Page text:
Unless you have or know someone who has multiple sclerosis (MS), you probably don’t know much about it. However, according to the Multiple Sclerosis Society, over 2.3 million people worldwide have been diagnosed with this chronic, very individualized, uncurable illness that has been around since the 1800’s.
“MS is the most common immune condition of the central nervous system affecting young adults,” says Dr. Komal Naik, Chair of Neurology at Summit Health. “But some MS symptoms are not so obvious to an outsider, such as vision impairment, fatigue, tingling, or bladder dysfunction, and it’s that invisibility that contributes to lack of awareness for this potentially devastating disease.”
What is Multiple Sclerosis (MS)?
Multiple Sclerosis, or MS, is an autoimmune disease that is extremely unpredictable in nature. In MS, the body’s immune system mistakenly attacks the layer that protects brain and spinal cord nerve fibers. When that layer of protection is damaged, messages are unable to travel efficiently along the nerves, and this causes interruption between the brain and the rest of the body. In early stages of MS, the body can repair itself, but after time, this activity can lead to long-lasting damage.
What causes MS?
The exact cause of MS is unknown. However, increasing evidence suggests that genetics, lifestyle, and environmental factors may play a role. Some of the most common risk factors include:
- Age: Most people are diagnosed with MS in their 20s and 30s. While children can be diagnosed, the risk of developing MS increases with age.
- Gender: Women are twice as likely as men to develop MS.
- Race: MS is most common in people of Northern European descent.
- Genetics: Those with immediate relatives afflicted by the disease may be at an increased risk themselves.
- Smoking: Studies have shown that smokers are 1.5 times more likely to develop MS than nonsmokers. Smoking may also contribute to rapid disease progression.
- Obesity: Being extremely overweight increases risk of developing MS.
- Infections: Some viruses such as Epstein-Barr and herpes may contribute to MS development.
- Low levels of vitamin D: People who have low levels of vitamin D have a higher risk for MS and those with higher blood levels of vitamin D have been shown to have better outcomes over time.
What are the symptoms of MS?
“The signs and symptoms of MS differ greatly from individual to individual and from day to day,” says Dr. Naik. Damage is being done to the nerves that control body function, so a wide range of symptoms may result, including:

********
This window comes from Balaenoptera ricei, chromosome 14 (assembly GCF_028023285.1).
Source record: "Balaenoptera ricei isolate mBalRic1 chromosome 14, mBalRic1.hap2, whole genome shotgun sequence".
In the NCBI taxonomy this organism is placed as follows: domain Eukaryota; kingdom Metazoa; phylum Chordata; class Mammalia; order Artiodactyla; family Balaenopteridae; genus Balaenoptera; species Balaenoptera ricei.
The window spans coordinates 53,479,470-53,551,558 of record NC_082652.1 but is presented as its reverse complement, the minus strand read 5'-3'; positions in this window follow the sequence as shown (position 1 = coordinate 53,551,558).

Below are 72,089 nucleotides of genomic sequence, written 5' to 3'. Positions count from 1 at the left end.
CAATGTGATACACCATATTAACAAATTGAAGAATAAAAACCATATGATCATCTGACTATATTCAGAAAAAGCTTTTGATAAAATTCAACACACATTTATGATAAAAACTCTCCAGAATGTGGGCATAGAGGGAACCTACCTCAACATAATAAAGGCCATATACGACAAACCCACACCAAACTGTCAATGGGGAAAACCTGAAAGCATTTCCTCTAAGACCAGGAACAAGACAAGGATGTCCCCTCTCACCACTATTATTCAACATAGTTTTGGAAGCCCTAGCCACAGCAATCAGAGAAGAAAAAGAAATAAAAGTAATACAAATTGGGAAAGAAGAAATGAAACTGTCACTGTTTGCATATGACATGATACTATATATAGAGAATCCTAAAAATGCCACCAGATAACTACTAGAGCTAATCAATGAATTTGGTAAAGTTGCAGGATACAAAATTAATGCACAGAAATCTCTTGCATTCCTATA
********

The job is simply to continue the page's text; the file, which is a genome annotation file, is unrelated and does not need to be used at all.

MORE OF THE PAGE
- Skin numbness, burning, or tingling
- Eye issues
- Memory problems
- Leg weakness
- Muscle spasms
- Bowel or bladder problems
- Sexual dysfunction
The way the disease changes or progresses is different for everyone, but once identified, there are three courses the disease can take.”
- Relapsing-remitting MS (RRMS) - This most common type is characterized by temporary flare-ups of new symptoms. These attacks are followed by periods of partial or complete recovery.
- Secondary-progressive MS (SPMS) - This type is characterized by symptoms that worsen steadily over time with or without relapses or temporary recovery.
- Primary-progressive MS (PPMS) – This type is characterized by slowly worsening symptoms from onset with no recovery.
How is MS diagnosed?
There is no single test that can diagnose MS, and since many of the symptoms experienced with the disease can also crop up with other conditions, it can be a difficult diagnosis to confirm.
Magnetic resonance imaging (MRI) is the best tool for identifying brain and spinal cord lesions or swelling that may indicate MS. However, in order to rule all else out, doctors will start with a thorough review of medical history, a complete neurological exam, a spinal fluid analysis, and blood workups.
How is MS treated?
Treatments for MS vary depending on severity but may include over-the-counter pain relievers or stool softeners, or prescription treatments such as muscle relaxants and corticosteroids.
“MS is a complex disease that requires a comprehensive treatment plan that addresses both the physical and emotional aspects,” says Dr. Naik. “My teams’ goal is to diagnose early so we can begin disease-modifying therapies that will manage symptoms, slow disease progression, and improve quality of life. And sometimes that’s a combination of things.”
In addition to oral or infused medications given at the Summit Health Infusion Center, Summit Health offers a variety of ancillary services to support patients, including acupuncture, physical therapy, nutrition, behavioral health, massage therapy, occupational and speech therapy, ophthalmology, and urogynecology.
While MS is a lifelong condition, it’s not a terminal illness. “It’s not easy, but with enough experience, patients can function with the disease and live full lives,” says Dr. Naik.